While it might appear to outsiders that the cases are moving slowly, legal experts say the reverse is true. "There has been a sea change in the speed at which the Department of Justice is moving with these cases," says Ronald H. Levine, a partner with the Philadelphia law firm Post & Schell PC and a former federal prosecutor. He says he's seen it take as long as two and a half years to put together similar cases, but that political pressure is causing the DoJ to move more rapidly.
Levine says that getting convictions in both cases won't be easy for prosecutors. "To convict someone of fraud, you have to convince 12 members of the jury beyond a reasonable doubt that the defendant intended to cheat," says Levine. "You have to get inside the defendant's head."
Robert A. Mintz, an attorney with Newark, N.J., law firm McCarter & English LLP and a former federal prosecutor, adds that the Enron case could prove particularly tricky for prosecutors since, so far, not many defendants are cooperating. Of the 19 individuals facing charges in the case, only 6 have pleaded guilty and are expected to help prosecutors. "There hasn't been a domino effect of people rushing to strike deals with the prosecution in exchange for leniency," says Mintz. —Joe McCafferty
|Accounting's Most Wanted|
|109 charges, incl. securities fraud, money laundering, and mail and wire fraud.||Released on $5M bond; awaiting trial. Money laundering alone could net a 20-year sentence.|
|Charges incl. bank fraud, securities fraud, tax evasion, and other charges.||Released on $10M bail; trial scheduled for early 2004.|
|Conspiracy, bank fraud, securities fraud, tax evasion, and other charges.||Posted $5m bail using Tyco stock. Faces up to 25 yrs. in prison. Tax-. evasion case goes to trial July 8.|
|Weston Smith &|
|Conspiracy, wire fraud, securities fraud, insider trading, and other charges.||Cooperating with authorities in investigation of former CEO Richard Scrushy.|
|24 counts, incl. conspiracy, wire fraud, and bank fraud.||Could face up to 30 years in prison. Trial to start in 2004.|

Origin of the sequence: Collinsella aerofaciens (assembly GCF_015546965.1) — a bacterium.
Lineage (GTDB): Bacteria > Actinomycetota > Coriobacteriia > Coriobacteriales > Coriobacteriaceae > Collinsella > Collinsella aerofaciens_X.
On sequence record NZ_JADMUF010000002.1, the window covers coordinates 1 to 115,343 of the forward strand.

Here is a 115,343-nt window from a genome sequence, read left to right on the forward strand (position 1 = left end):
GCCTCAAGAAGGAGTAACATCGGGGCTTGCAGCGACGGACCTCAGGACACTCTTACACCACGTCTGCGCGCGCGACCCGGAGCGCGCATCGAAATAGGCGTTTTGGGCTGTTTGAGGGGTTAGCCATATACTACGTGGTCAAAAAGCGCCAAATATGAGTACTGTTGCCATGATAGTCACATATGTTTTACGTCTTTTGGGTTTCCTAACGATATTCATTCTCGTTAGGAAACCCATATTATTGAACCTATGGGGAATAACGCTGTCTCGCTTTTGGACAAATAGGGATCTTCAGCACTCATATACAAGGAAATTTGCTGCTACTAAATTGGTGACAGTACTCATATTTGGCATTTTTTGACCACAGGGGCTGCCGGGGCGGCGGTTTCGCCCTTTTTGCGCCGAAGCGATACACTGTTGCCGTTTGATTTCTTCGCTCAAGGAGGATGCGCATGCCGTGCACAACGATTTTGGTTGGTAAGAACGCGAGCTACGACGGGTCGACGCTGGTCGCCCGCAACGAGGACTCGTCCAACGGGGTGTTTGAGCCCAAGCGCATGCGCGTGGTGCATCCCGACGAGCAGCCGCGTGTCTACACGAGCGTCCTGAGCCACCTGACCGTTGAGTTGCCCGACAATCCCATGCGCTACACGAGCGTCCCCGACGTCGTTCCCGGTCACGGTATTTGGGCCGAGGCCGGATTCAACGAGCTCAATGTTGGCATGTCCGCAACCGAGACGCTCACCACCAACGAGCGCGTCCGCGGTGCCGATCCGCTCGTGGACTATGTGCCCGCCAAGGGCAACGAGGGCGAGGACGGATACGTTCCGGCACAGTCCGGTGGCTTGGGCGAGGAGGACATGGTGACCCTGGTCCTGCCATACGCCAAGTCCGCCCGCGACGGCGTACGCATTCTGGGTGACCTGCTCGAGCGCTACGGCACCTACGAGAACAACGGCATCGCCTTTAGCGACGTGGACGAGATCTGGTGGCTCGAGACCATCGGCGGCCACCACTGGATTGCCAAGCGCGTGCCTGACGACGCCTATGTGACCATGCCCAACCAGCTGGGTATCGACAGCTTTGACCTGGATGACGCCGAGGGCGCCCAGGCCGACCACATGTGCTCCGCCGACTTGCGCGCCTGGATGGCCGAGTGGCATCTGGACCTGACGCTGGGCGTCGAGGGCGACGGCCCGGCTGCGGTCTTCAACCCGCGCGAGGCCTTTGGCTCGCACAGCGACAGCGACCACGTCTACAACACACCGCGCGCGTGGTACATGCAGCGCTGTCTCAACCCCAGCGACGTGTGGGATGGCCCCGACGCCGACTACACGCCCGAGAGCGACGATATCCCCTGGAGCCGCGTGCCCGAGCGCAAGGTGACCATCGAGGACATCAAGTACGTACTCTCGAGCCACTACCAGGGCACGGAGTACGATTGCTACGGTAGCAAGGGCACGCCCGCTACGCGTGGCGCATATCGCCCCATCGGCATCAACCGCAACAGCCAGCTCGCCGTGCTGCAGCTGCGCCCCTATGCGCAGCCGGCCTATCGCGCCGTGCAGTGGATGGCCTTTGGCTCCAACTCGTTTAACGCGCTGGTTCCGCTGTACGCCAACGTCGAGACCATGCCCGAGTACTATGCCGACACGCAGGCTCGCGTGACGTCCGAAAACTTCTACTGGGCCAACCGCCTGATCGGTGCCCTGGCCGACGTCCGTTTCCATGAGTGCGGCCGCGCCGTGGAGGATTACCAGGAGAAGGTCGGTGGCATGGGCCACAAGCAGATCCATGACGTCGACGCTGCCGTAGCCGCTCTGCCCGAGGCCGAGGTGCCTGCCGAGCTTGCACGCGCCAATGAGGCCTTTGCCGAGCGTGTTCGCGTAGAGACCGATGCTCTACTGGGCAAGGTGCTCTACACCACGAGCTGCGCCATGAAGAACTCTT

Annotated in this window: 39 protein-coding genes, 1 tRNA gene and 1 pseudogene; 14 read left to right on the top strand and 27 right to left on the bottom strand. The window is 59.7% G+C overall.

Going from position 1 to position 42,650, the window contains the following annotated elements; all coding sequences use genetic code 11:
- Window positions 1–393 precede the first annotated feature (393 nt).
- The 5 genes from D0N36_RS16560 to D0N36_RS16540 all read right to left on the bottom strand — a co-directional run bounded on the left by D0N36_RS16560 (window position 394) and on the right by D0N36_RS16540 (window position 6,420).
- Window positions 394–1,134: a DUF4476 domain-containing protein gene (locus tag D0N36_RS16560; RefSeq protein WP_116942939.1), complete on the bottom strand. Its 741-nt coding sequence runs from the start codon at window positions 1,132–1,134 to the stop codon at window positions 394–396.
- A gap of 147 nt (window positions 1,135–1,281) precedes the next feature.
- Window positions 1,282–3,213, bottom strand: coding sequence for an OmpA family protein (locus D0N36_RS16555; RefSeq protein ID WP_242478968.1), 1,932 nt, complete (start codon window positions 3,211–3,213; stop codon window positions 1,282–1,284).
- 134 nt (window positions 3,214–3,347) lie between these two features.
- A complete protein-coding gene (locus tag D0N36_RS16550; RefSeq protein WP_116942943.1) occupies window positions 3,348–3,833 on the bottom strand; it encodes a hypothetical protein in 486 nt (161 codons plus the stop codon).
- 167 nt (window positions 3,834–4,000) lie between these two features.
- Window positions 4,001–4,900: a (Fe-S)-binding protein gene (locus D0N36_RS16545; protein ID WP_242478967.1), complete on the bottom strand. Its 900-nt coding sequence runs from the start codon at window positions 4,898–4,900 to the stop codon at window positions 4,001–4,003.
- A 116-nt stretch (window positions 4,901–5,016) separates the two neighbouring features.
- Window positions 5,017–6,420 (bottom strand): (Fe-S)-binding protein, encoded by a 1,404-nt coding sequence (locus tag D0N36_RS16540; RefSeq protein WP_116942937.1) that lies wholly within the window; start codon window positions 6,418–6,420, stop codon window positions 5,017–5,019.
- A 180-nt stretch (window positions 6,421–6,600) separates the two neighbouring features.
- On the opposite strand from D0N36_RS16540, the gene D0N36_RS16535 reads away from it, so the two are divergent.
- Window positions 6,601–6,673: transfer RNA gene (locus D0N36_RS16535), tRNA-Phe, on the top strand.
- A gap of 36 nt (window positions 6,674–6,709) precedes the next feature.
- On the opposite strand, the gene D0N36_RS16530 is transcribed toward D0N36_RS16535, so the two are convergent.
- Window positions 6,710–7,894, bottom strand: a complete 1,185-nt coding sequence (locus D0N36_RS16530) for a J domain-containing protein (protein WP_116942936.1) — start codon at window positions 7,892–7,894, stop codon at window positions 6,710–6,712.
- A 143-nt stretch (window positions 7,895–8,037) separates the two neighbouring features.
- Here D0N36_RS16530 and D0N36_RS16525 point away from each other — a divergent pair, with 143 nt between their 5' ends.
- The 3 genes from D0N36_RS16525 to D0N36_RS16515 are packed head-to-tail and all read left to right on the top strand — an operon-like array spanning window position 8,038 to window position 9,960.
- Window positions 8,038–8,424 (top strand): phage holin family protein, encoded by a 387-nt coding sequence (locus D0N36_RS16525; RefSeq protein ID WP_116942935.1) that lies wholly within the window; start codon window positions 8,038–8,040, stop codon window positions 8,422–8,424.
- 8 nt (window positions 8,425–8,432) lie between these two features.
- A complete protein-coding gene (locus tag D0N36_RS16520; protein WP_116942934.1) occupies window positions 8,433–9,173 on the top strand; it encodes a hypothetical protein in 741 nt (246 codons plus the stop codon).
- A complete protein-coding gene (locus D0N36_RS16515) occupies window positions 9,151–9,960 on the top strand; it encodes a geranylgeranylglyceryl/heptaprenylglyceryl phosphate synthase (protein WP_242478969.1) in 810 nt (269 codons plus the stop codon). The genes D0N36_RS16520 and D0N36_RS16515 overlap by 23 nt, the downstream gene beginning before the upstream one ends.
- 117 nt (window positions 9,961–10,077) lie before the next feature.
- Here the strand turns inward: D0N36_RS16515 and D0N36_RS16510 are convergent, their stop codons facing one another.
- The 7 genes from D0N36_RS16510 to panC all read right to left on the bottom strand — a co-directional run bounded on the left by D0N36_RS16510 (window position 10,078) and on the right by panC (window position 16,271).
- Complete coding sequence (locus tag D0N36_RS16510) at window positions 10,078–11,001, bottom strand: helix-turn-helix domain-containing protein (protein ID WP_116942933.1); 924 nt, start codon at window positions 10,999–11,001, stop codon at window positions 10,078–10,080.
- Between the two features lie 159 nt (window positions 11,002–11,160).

|Sources: Various published reports|
Boning Up on Benefits Communication
When it comes to creating loyal employees, could communication about benefits be as important as offering them? A new study by Aon Consulting Inc. says it is.
According to Aon's Workforce Commitment Index, which measures a company's success in building and maintaining employee trust, good communication of benefits has a higher correlation with commitment (.38) than health plans (.22) or employer-paid pensions (.26). In general, the more closely benefits meet employees' expectations, the less likely employees are to pursue other employment opportunities, says Patricia Zar, senior vice president at Chicago-based Aon. Talking about benefits shows that employers care about their employees, she adds.
Indeed, benefits communication trumps even employee pay, says Zar. When bonuses and raises are scarce, managers need to remind employees what their benefits are worth, she says.
Charles Elson, director of the Center for Corporate Governance at the University of Delaware, concedes that employees whose benefits meet their expectations may feel more highly valued. But if the economic basics aren't being met, he says, no amount of positive spin can keep someone at a job. Pay and the benefits plans themselves — not talk about them — are what retain employees, says Elson. "In the long term, you cannot make a plan look better than it is in reality."
Nonetheless, it's important that employees understand and appreciate what their benefits plans are worth, argues Dan Ryterband, New Yorkbased managing director at compensation consultancy Frederic W. Cook & Co. Perception is what drives employee behavior when it comes to benefits, he says. And frequent, honest, and direct communication can improve that perception. "You can have the best benefits plan in the world," adds Ryterband, "but if employees perceive it as a poor plan, it doesn't do much for the bottom line." —David Campbell